A team of scientists, including Carnegie's Conel Alexander and Jianhua Wang, studied the hydrogen in water from the Martian interior and found that Mars formed from similar building blocks to that of Earth, but that there were differences in the later evolution of the two planets. This implies that terrestrial planets, including Earth, have similar water sources--chondritic meteorites. However, unlike on Earth, Martian rocks that contain atmospheric volatiles such as water, do not get recycled into the planet's deep interior.
Their work will be published in the December 1 issue of Earth and Planetary Science Letters.
Much controversy surrounds the origin, abundance and history of water on Mars. The sculpted channels of the Martian southern hemisphere speak loudly of flowing water, but this terrain is ancient. Consequently, planetary scientists often describe early Mars as "warm and wet" and current Mars as "cold and dry."
Debate in the scientific community focuses on how the interior and crust of Mars formed, and how they differ from those of Earth. To investigate the history of Martian water and other volatiles, scientists at NASA's Johnson Space Center in Houston, Carnegie, and the Lunar and Planetary Institute in Houston studied water concentrations and hydrogen isotopic compositions trapped inside crystals within two Martian meteorites. The meteorites, called shergottites, were of the same primitive nature, but one was rich in elements such as hydrogen, whereas the other was depleted.
The meteorites used in the study contain trapped basaltic liquids, and are pristine samples that sampled various Martian volatile element environments. One meteorite appears to have changed little on its way from the Martian mantle up to the surface of Mars. It has a hydrogen isotopic composition similar to that of Earth. The other meteorite appears to have sampled Martian crust that had been in contact with the Martian atmosphere. Thus, the meteorites represent two very different sources of water. One sampled water from the deep interior and represents the water that existed when Mars formed as a planet, whereas the other sampled the shallow crust and atmosphere.
"There are competing theories that account for the diverse compositions of Martian meteorites," said lead Tomohiro Usui. "Until this study there was no direct evidence that primitive Martian lavas contained material from the surface of Mars."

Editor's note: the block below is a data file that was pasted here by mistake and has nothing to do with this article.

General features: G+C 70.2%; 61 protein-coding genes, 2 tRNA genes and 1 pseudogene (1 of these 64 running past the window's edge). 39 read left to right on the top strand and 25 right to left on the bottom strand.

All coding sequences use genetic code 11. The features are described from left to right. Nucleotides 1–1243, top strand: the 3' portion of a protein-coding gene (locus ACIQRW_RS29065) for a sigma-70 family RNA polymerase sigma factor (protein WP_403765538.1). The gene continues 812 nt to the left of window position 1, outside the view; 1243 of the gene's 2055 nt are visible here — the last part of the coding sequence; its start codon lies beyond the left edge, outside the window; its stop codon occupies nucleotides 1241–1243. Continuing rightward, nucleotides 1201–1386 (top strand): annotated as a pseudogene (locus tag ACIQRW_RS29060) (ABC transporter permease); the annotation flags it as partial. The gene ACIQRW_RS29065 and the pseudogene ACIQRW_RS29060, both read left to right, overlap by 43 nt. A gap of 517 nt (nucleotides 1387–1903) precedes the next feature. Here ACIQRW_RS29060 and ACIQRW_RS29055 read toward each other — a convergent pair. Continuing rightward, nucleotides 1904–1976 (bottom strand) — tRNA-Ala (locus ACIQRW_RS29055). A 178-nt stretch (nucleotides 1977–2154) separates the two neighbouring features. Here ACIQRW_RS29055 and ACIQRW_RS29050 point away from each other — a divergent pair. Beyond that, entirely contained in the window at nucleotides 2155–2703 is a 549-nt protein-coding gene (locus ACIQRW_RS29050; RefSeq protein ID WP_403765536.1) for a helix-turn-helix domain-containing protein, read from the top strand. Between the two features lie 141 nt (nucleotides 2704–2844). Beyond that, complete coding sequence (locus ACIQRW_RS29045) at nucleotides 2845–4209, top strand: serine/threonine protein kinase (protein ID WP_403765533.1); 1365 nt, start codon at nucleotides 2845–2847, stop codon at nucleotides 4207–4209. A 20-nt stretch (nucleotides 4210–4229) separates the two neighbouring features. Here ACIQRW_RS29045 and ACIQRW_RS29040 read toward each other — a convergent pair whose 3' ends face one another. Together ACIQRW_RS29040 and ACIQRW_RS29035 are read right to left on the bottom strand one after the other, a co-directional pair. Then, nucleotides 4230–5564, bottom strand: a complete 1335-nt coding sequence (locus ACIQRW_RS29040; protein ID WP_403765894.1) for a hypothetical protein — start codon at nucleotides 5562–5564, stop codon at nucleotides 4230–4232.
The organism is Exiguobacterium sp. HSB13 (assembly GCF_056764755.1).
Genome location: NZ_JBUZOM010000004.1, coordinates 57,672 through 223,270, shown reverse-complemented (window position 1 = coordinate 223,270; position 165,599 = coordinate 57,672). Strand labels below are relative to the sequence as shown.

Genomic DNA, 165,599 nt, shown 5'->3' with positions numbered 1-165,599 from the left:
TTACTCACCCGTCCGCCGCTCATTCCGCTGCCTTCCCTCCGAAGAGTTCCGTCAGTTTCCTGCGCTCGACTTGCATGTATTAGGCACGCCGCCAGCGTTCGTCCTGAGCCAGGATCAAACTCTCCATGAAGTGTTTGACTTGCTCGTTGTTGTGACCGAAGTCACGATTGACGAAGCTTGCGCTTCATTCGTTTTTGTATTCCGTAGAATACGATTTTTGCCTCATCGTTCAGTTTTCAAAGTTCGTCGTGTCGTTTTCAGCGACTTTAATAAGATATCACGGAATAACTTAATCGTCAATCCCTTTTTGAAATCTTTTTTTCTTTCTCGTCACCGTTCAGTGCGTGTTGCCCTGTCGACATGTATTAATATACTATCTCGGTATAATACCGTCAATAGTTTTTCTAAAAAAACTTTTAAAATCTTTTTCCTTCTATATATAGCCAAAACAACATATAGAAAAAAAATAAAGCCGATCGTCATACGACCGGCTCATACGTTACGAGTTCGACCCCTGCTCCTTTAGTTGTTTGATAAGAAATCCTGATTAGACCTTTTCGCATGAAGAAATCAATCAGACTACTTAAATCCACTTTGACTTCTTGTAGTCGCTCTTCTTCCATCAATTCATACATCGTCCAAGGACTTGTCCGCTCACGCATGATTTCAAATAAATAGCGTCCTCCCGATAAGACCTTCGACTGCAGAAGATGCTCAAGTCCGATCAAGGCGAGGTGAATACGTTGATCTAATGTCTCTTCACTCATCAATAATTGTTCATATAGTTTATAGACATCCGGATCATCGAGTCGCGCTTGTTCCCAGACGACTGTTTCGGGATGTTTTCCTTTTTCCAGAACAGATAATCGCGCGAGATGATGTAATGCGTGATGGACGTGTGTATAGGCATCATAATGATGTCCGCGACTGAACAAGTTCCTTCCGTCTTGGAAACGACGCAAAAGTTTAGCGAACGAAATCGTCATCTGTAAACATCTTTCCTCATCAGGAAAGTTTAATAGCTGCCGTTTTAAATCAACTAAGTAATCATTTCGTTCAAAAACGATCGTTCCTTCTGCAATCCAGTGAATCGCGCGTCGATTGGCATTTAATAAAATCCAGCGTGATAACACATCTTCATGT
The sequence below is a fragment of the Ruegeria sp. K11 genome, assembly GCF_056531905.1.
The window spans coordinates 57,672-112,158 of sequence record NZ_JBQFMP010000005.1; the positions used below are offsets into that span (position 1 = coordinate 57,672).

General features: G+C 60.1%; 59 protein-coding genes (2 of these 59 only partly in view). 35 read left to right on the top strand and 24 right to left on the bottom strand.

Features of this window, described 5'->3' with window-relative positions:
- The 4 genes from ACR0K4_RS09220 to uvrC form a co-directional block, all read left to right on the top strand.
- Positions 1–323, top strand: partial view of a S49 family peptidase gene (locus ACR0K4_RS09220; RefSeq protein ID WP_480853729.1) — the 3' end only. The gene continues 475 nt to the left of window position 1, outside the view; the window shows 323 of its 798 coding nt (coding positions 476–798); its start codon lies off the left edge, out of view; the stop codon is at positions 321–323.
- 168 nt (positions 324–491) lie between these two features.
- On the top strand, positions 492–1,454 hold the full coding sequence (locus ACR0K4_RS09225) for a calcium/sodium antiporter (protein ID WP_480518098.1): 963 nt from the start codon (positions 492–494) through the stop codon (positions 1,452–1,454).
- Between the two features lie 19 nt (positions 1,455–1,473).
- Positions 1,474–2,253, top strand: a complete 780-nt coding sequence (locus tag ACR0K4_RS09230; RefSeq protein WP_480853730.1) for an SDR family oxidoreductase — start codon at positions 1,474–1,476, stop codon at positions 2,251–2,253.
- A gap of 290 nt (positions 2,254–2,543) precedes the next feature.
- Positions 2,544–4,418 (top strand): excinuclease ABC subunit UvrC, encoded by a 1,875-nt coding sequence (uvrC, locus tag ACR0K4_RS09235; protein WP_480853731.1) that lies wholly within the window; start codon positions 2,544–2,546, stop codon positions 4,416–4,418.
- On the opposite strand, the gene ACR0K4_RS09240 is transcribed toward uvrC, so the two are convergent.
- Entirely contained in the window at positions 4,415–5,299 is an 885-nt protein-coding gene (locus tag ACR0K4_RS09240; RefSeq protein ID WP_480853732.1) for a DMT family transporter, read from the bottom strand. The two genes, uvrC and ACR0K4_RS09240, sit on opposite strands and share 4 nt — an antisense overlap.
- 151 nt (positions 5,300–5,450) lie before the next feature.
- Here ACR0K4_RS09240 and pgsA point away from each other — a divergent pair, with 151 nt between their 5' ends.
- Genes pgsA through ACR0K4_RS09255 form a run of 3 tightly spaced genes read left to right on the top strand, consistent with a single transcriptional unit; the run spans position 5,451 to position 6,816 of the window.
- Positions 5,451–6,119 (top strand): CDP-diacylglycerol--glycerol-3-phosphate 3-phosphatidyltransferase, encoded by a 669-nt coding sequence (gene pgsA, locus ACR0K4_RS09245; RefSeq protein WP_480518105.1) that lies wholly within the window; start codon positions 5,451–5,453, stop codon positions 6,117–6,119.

Because the hydrogen isotopic compositions of the two meteorites differ, the team inferred that martian surface water has had a different geologic history than Martian interior water. Most likely, atmospheric water has preferentially lost the lighter hydrogen isotope to space, and has preferentially retained the heavier hydrogen isotope (deuterium).
That the enriched meteorite has incorporated crustal and atmospheric water could help to solve an important mystery. Are Martian meteorites that are enriched in components, such as water, coming from an enriched, deep mantle, or have they been overprinted by interaction with the Martian crust?
"The hydrogen isotopic composition of the water in the enriched meteorite clearly indicates that they have been overprinted, so this meteorite tells scientists more about the Martian crust than about the Martian mantle," Alexander said. "Conversely, the other meteorite yields more information about the Martian interior."
The concentrations of water in the meteorites are also very different. One has a rather low water concentration and that means that the interior of Mars is rather dry. Conversely, the enriched basalt has 10 times more water than the other one, suggesting that the surface of Mars could have been very wet at one time. Therefore, scientists are now starting to learn which meteorites tell us about the Martian interior and which samples tell us about the Martian surface.
"To understand the geologic history of Mars, more information about both of these environments is needed," Alexander said.
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